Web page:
by Senior Airman Dennis Sloan
Joint Base Charleston Public Affairs
10/20/2012 - CLEMSON, S.C. -- As
the battle on the gridiron between the Clemson Tigers and the Virginia
Tech Hokies paused for halftime, a story of heroism was broadcast over
the Memorial Stadium speakers for some 80,000 people in attendance Oct.
20, 2012, at Clemson, S.C.
Capt. Michael Polidor and Capt. Justin Kulish, now B-2 Bomber pilots at
Whiteman Air Force Base, Mo., watched the two teams battle it out before
walking onto the field to be recognized for their heroic acts during a
much different battle on a much different terrain - Afghanistan.
Rewind to October 2009, 70 American and Afghan Soldiers at Combat
Outpost Keating, a remote outpost in northeastern Afghanistan, about
approximately 10 miles from the Pakistan border, laydown fire as more
than 100 Taliban insurgents armed with AK-47's and grenade launchers
ambushed the base.
With barbed wire being the only thing standing between them and the insurgents, the Soldiers quickly requested air support.
Air Force pilots from Bagram Airfield, Afghanistan, had just taken off
for a routine mission when they were given the orders to stop insurgents
from over running a nearby outpost. One of those pilots was Polidor,
deployed from the 335th Expeditionary Fighter Squadron out of Seymour
Johnson Air Force Base, N.C., he raced over the mountainous terrain in
his F-15E Strike Eagle to reach the battle that was raging below him.
"It looked like the Fourth of July down there," said Polidor. "They were taking fire from all directions, 360 degrees."
Polidor used his jet fighter's sensors to gauge the situation occurring
20,000 feet below him. Because of low-lying clouds, Polidor and his
fellow Wingman flying high in the sky were forced to rely solely on
their jets advanced technological instruments to target insurgents on
As Polidor and his fellow F-15 pilots wreaked havoc on the insurgents by
dropping bombs and firing rounds at them, A-10 Warthogs, B-1 Stealth
Bombers and Army helicopters provided additional assistance.
Kulish was one of the B-1 pilots assigned to the 379th Air Expeditionary
Wing providing the vital close air support needed for the Soldiers on
"They were in danger of being completely overrun by insurgents," said Polidor. "It was our job to eliminate them."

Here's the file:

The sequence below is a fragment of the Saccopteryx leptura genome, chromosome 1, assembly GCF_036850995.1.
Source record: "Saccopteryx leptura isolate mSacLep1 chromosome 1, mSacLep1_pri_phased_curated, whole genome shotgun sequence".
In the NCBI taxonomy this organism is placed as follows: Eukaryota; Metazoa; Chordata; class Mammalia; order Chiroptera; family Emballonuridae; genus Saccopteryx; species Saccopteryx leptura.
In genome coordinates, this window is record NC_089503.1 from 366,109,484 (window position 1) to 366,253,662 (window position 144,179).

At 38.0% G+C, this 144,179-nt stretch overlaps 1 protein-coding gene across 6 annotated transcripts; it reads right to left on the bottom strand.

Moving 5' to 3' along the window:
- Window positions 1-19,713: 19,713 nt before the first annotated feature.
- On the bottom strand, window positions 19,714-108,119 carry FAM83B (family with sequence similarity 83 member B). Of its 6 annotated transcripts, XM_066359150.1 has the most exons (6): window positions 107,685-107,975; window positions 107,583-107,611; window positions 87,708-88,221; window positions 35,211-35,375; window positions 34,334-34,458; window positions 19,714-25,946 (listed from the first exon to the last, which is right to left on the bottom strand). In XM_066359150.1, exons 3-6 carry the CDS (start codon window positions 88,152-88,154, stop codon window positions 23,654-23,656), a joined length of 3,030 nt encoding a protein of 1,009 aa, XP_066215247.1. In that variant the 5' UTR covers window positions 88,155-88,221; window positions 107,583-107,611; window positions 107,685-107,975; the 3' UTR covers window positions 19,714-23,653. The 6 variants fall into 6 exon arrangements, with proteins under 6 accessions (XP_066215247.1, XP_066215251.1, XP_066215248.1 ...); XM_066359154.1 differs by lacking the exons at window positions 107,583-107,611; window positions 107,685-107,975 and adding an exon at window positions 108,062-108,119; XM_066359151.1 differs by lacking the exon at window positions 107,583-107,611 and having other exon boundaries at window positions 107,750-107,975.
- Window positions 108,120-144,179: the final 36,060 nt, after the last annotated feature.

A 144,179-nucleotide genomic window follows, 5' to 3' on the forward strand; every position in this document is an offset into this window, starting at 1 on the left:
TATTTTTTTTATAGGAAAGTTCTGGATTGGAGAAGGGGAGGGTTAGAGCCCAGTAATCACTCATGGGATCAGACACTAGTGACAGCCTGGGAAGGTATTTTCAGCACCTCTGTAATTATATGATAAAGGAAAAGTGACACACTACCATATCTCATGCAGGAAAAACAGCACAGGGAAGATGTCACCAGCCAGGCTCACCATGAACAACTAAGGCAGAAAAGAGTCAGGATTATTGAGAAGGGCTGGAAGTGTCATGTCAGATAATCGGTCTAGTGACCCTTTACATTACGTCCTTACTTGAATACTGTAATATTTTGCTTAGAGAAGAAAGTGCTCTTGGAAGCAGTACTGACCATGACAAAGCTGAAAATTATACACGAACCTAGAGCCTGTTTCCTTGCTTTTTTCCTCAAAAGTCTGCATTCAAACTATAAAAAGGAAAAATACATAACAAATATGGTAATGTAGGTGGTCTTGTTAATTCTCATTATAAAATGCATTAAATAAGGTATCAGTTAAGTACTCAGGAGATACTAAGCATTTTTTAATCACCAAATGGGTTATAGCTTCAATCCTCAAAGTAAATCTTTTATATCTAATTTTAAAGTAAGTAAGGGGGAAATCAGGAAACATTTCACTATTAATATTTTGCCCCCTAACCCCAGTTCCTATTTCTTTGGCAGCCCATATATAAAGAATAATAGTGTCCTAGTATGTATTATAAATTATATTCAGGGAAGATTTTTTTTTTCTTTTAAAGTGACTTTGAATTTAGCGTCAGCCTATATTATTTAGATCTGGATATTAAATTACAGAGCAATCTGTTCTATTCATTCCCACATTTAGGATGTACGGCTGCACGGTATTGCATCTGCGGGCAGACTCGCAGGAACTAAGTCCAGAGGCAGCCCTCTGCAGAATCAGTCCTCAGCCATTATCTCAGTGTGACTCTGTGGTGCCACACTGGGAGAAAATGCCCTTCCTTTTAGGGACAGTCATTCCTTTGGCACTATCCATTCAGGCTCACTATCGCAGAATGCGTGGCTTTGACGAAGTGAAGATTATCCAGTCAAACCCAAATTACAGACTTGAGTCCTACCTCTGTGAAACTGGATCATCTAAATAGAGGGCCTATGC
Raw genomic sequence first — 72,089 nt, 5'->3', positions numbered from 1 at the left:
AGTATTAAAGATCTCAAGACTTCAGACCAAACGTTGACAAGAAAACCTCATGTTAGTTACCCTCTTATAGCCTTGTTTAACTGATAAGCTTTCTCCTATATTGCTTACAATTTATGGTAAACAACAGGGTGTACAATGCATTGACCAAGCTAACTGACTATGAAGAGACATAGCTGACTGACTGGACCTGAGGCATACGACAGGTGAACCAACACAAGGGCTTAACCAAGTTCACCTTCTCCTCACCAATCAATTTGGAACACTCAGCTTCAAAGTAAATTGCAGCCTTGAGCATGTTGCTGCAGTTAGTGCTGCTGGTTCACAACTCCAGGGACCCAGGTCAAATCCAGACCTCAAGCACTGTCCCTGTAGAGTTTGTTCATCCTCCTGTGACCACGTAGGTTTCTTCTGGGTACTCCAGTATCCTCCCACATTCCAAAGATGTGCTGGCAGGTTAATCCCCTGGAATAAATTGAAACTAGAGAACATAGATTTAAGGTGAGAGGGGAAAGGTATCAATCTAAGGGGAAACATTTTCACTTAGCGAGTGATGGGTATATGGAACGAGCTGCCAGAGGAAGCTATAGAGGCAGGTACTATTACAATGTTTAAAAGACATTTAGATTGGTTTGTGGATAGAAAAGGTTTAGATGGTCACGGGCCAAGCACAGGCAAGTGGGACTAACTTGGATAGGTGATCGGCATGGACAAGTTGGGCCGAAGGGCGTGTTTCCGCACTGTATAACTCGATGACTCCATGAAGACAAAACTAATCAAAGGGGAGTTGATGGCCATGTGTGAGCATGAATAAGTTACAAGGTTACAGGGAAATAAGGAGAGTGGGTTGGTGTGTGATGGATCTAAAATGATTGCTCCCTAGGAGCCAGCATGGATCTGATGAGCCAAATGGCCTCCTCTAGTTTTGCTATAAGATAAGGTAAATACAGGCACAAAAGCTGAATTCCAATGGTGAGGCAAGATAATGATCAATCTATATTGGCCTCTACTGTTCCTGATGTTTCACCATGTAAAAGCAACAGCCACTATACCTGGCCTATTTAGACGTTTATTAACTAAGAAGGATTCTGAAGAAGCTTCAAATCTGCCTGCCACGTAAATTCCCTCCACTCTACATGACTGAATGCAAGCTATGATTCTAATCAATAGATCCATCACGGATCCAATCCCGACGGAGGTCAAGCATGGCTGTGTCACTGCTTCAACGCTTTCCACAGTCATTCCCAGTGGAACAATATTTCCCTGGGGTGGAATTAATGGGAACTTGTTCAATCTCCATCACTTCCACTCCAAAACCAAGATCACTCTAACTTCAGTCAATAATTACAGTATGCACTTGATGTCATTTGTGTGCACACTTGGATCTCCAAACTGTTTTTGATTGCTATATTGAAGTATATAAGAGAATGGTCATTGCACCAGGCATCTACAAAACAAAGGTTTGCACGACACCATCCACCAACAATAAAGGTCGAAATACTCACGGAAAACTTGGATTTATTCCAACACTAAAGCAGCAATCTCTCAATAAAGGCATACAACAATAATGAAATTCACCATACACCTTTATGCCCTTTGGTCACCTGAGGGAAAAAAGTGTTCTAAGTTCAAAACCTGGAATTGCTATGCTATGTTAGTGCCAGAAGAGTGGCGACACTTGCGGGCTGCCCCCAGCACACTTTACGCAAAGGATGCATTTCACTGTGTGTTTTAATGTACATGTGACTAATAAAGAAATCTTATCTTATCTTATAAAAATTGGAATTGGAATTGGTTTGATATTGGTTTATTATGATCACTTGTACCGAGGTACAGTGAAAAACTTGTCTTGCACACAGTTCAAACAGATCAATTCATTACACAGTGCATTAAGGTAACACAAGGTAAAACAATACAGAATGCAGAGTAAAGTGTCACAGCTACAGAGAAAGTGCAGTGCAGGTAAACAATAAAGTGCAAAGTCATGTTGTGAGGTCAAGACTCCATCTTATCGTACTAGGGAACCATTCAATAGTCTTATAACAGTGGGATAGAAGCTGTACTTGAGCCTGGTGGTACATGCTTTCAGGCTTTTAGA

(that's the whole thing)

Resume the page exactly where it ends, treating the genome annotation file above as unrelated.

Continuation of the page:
What Polidor did not know, was that this battle would last for more than
eight hours. When the dust settled around the remote outpost that lied
in a valley surrounded by three mountains, eight American Soldiers had
made the ultimate sacrifice in defense of their country. Three Afghan
soldiers had also lost their lives in the fight with several more
American and Afghan Soldiers wounded.
Nearly 100 insurgents were killed and the attempted overrun of the
remote outpost was over. A total of 20 bombs were dropped on the
battlefield that day with several thousand rounds hurled at the
insurgents as well. Of the 20 bombs dropped Oct. 3, 2009, in
Afghanistan, Polidor was responsible for four of them and had fired 170
rounds from his F-15.
Fast forward to today, Oct. 20, 2012, Polidor and Kulish stand on the
50-yard line of the Memorial Stadium in Clemson, S.C., where more than
80,000 people clap in appreciation after hearing their heroic stories.
"Clemson fans have been amazing to us and it is an honor to be here on this field today," said Polidor.
While Polidor was being honored on the field, he met with Clemson wide
receiver Daniel Rodriguez who had just finished battling it out on the
field against the Virginia Tech Hokies. Though Polidor and Rodriguez had
never met in person until now, their paths had crossed just a few years
earlier. The day Polidor was raining down bombs and bullets on the
insurgents in that Afghanistan valley, Rodriguez, a sergeant in the Army
at the time, was one of the American Soldiers fighting for his life on
"I have never met someone who was on the ground that day," said Polidor.
Polidor and Rodriguez met up after the game and spoke about the battle.
"It was very revealing to get his side of the story and from his
perspective," said Polidor. "They fought hard and we made sure the
insurgents never reached the base."
They hugged one another and then Rodriguez ran off the field to meet back with his team.
Polidor received the Distinguished Flying Cross in 2010 for his heroism on that fateful day in Afghanistan.